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The issue about proteins in varnish systems is twofold. First, is it truly detected in old violins? Where is it found and in what concentration? Second, why was it used at all; that is, what do proteins do for a varnish system? By varnish system I mean the ground and wood preparation followed by layers of varnish and polishing compounds. I have a couple of opinions on proteins. The first of which is an old theory that I come back to often. That idea is that the proteins were not intentional but a secondary component of an organic colorant or stain. Many of you know that I have experimented a lot with annatto. These seeds are a major source of protein. Nevertheless, I no longer advocate annatto colorant. (I have an accepted publication in the VSA Journal on Annatto. I will give details later.) Anyhow, there are many colorants from seeds that contain protein. Itis possible that proteins can be carried along with a colorant. I will talk more about this some other day. The other protein source is one that is intentional and applied for specific reasons. An example is a protein mixed with a colorant to stabilize and control it. That is what paint artist call a distemper which is similar to a tempera but without eggs. Or, a caseinate is applied to seal the wood. … .
I wanted to start this topic with the hopes that it would become a useful resource for those who are looking to go in a particular direction with wood and ground coloration and are unsure of a place to start. Of particular interest to me is producing a wood color that leans on tan with grey hints. Not much yellow, and very little green. But, it would be nice to see everything that’s out there. If you have examples of any process you’d like to share, even if you didn’t like the result, it would be wonderful to have here in one place.
Hi Everyone Thought I would give a heads-up! Ran across this while surfing and thought that those who use shellac as a ground coat might like this. Brooklyn Tool & Craft De-Waxed Shellac Flakes I find it hard to get de-waxed at times, and having another source where I already buy tools is handy, and saves on shipping charges. Catch Lee valley when the offer 'Free Shipping', and it gets even better. Shellac is also good for sealing templates, molds and tool handles.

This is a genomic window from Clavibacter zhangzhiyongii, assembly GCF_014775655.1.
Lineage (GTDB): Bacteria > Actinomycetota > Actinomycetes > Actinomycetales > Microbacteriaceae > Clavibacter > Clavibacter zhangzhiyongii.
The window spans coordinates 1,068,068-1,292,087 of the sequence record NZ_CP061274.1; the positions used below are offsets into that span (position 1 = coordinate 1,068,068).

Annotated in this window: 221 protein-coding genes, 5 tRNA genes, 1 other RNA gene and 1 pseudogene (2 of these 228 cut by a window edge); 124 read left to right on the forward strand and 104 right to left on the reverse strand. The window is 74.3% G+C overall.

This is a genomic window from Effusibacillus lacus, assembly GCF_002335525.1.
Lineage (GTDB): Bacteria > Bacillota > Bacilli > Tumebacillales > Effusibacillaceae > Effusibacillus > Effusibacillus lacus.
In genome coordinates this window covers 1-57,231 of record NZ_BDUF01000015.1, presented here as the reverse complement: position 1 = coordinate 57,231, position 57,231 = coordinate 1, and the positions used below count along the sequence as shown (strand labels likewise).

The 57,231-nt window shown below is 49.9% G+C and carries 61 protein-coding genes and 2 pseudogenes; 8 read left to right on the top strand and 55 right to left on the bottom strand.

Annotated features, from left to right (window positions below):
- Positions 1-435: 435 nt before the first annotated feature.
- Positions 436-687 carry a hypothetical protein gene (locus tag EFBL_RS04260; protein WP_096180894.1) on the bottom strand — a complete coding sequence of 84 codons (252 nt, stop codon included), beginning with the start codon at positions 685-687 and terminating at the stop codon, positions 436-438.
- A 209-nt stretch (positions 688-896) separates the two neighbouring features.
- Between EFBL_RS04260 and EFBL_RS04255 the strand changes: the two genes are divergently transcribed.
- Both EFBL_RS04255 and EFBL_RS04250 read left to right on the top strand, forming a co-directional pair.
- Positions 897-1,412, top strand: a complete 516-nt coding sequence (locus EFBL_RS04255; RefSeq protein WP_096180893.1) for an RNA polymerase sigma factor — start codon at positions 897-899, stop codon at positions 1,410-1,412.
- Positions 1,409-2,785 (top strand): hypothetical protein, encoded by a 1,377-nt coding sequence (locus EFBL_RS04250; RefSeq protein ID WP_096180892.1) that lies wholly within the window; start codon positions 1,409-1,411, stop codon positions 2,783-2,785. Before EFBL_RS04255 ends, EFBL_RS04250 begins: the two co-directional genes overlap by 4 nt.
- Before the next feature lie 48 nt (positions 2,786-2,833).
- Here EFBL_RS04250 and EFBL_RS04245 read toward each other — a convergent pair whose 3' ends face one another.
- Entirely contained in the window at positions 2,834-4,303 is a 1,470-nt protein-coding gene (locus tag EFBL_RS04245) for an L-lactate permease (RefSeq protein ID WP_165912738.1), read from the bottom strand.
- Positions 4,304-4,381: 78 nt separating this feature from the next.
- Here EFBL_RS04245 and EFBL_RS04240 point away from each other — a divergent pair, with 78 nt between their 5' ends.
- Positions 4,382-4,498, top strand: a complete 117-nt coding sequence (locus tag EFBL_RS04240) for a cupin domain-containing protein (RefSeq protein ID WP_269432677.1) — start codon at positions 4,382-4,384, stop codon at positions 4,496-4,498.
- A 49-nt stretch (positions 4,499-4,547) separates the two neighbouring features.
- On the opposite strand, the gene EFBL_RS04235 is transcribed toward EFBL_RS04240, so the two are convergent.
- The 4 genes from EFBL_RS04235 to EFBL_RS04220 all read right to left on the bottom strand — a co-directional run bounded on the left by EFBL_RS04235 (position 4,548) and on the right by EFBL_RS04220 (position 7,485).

Hi guys! So, I'm getting ready to varnish a fresh, bare patch of spruce on a violin top. But, it's my (shaky) understanding that one must first coat the bare wood with something to "seal" it-- meaning, something that will 1. Protect the wood if the upper layers of varnish are ever worn off, and 2. keep the varnish from soaking all the way through the wood and stiffening it, thus diminishing its tonal qualities. I'm about to do my first varnish, a simple spirit varnish (with some pre-mixed varnishes.... because this is a rush-project for a friend of mine who needs to violin soon)...... what would be a good ground coat for a beginner? I have hide glue at my disposal, but I've heard that diluting that and using it as a ground coat tends to muffle the tonal qualities of the wood. I also have tripoli powder, sandarac, and methylated spirits at my disposal. Could I rub tripoli powder into the wood as a filler/sealant? Or could I use a VERY dilute coating of sandarac dissolved in spirits? Advice is very much appreciated! I've not been able to find a lot of background on this topic that is geared toward beginner varnishers (rather, I see a lot of writing arguing about Cremonese techniques .....). Thanks, guys!!!!! - Sarah